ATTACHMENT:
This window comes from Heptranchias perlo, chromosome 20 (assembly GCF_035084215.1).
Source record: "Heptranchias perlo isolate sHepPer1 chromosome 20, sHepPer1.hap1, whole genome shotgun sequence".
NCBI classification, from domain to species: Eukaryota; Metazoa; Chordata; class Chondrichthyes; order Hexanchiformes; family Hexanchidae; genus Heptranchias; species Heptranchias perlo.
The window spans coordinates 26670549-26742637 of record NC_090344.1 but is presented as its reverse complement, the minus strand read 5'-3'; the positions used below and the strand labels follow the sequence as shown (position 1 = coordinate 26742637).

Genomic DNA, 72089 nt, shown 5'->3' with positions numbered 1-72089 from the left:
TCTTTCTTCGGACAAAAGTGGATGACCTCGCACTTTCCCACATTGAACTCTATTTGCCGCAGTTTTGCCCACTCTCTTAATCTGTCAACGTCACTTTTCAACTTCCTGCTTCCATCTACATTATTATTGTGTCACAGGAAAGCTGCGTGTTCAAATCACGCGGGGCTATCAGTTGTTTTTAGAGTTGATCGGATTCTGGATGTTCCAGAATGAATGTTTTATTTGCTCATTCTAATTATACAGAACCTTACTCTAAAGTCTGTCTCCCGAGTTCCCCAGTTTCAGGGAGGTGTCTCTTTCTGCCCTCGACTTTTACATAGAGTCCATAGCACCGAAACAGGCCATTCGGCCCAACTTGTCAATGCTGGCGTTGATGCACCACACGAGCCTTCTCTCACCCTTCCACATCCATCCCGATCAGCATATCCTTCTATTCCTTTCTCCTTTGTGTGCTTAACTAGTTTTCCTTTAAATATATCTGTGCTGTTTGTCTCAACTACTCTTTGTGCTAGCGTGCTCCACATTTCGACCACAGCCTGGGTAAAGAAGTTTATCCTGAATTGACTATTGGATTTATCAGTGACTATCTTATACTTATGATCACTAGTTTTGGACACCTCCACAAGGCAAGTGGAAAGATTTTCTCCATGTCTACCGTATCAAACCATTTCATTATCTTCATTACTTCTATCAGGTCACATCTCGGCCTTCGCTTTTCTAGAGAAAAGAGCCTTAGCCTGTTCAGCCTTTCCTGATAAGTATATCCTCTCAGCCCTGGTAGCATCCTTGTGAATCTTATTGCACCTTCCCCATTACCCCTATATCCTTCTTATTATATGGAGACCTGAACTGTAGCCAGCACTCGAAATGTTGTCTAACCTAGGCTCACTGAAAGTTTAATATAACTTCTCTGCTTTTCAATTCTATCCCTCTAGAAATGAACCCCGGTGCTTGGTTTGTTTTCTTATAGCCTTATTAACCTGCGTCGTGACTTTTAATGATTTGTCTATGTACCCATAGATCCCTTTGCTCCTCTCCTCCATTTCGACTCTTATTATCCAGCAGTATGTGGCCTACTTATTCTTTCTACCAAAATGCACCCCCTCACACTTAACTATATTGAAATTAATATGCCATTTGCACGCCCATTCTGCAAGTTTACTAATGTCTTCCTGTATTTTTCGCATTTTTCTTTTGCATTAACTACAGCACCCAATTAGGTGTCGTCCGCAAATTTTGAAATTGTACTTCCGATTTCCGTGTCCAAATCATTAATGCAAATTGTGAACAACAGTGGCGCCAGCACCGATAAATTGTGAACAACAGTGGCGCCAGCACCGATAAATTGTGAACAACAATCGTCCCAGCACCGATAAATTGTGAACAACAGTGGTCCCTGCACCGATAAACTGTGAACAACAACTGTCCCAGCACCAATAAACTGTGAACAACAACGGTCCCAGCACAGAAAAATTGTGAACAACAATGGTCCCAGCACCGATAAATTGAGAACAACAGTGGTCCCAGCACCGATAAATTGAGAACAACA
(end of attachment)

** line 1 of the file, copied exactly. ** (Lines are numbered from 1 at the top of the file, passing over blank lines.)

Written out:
This window comes from Heptranchias perlo, chromosome 20 (assembly GCF_035084215.1).